Chris Whalen 35:14
But they you know, remember, they were the first bank in the United States to offer subprime mortgages in the 80s. Okay, anything stuff that that no doc mortgages, and they offered it globally? I’m working on another book. And it’s just, I was at the Fed at the time, and I kind of remembered it. And I thought, no, did they really offer that product in Japan? And yes, they did. And they kind of naively. It was like credit card loans for a house, and there was no credit reporting system in any of these countries, you couldn’t find these people

Eric Chemi 35:47
ask for the money, we’ll give you the money, and we’ll help you pay it back. No. So

Chris Whalen 35:52
but you know, they tried they were the first foreign bank in China. Right?

Eric Chemi 35:57
They were the global they were the real, true global leaders at the time. So when you think about rate cuts? Do you think that’s a good thing? Do you think it’s just a necessary thing, the Fed is just going to have to cut rates, because you said, they just need to keep this inflation going, they need to keep the economy Hunter, we’re going to see 5% yield on policy rates anytime, again, once they bring it back down?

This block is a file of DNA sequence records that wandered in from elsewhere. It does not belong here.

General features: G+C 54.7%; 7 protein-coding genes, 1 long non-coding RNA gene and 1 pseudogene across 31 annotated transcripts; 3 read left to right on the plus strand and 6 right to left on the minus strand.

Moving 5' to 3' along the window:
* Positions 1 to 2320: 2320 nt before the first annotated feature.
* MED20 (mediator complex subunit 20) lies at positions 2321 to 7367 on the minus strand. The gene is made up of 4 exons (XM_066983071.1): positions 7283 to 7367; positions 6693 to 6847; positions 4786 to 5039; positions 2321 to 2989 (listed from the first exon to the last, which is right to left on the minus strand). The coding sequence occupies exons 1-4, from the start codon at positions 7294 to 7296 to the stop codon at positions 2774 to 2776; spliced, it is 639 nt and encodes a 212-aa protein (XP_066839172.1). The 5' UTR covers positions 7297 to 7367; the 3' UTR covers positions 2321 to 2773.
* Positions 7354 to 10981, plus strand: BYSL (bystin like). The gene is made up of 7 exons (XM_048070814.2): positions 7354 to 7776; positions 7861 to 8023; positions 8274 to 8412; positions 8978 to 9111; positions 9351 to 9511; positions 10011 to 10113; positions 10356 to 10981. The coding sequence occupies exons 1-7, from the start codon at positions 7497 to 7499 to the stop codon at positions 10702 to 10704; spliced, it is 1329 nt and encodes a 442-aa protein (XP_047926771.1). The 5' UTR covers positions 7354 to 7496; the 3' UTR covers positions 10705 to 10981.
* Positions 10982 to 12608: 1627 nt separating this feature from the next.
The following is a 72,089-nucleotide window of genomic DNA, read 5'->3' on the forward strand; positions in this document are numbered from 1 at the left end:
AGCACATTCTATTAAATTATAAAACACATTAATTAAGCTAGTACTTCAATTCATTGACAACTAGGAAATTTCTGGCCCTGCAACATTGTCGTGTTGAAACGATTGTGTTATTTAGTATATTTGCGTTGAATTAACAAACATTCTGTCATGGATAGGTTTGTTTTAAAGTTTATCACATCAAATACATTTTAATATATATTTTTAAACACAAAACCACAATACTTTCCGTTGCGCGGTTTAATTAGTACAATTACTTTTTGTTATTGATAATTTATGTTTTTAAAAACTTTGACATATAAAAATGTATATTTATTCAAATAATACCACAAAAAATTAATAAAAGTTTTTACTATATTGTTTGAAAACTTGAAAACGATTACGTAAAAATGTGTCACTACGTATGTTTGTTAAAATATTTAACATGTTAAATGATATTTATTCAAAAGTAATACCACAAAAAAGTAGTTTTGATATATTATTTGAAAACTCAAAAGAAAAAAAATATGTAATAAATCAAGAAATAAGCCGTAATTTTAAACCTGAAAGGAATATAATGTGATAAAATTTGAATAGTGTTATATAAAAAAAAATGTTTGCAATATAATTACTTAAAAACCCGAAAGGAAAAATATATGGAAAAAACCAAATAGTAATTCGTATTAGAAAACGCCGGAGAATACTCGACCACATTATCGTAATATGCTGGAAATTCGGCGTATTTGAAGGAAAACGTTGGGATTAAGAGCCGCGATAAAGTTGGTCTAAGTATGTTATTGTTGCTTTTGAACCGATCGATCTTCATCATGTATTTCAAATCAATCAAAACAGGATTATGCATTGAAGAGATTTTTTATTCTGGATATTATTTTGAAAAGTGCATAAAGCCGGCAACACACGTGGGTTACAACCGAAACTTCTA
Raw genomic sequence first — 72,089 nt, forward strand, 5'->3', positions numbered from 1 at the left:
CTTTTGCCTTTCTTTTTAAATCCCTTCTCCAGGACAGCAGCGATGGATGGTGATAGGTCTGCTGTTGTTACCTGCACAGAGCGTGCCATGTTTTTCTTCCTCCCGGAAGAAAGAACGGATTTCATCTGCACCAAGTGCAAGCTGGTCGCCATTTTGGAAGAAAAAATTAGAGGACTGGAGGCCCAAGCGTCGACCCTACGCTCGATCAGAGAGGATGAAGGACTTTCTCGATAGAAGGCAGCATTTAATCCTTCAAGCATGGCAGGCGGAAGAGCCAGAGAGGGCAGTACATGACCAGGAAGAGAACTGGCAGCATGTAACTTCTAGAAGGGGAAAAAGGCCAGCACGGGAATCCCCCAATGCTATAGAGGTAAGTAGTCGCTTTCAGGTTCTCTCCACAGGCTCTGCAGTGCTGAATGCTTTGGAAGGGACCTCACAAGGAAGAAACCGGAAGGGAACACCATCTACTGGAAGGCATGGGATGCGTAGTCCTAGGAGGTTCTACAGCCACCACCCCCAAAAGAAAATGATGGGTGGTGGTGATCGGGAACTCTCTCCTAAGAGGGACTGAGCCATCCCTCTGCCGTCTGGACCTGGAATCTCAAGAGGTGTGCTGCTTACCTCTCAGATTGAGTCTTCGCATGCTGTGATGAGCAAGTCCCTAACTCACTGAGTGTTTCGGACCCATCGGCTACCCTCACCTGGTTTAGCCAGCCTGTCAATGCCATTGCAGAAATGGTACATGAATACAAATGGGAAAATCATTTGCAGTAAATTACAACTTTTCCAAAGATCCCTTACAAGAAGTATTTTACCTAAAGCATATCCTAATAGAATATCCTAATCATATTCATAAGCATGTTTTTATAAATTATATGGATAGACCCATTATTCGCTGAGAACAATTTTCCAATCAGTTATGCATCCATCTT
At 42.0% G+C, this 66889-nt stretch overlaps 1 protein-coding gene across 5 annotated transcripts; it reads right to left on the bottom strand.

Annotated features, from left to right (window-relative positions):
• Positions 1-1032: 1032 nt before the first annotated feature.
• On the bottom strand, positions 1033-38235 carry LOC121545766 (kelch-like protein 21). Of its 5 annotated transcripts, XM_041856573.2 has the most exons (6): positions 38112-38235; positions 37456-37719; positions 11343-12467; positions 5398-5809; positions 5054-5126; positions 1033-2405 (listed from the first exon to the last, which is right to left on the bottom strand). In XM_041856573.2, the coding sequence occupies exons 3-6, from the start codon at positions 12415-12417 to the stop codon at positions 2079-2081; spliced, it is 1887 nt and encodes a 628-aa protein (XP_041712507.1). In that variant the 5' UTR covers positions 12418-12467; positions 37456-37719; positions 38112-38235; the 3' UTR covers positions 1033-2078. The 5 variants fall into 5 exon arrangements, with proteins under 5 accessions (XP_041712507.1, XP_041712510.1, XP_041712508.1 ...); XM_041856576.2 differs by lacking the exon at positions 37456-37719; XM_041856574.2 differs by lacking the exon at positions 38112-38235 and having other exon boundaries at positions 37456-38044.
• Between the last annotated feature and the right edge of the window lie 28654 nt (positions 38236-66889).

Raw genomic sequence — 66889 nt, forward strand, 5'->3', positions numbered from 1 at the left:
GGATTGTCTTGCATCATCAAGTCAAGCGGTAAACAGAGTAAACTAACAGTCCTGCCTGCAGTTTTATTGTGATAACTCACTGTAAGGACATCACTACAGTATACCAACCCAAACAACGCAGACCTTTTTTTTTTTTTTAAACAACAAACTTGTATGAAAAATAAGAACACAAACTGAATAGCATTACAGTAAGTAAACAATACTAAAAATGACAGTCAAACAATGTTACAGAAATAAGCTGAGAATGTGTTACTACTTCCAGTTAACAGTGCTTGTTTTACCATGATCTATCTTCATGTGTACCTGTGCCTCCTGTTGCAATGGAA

Chris Whalen 36:19
Well, we’re not going to go back down to where we were in 2020. Let’s make

Eric Chemi 36:23
some music three, maybe three or four,

Chris Whalen 36:25
I think three and a half to four and a half is a reasonable rate three and a half. If you have a recession, I think the board has learned that they didn’t get a lot of bang for the buck, below 3%. It’s not clear other than in housing, that the rest of the economy really got that much more incrementally help. And

Eric Chemi 36:45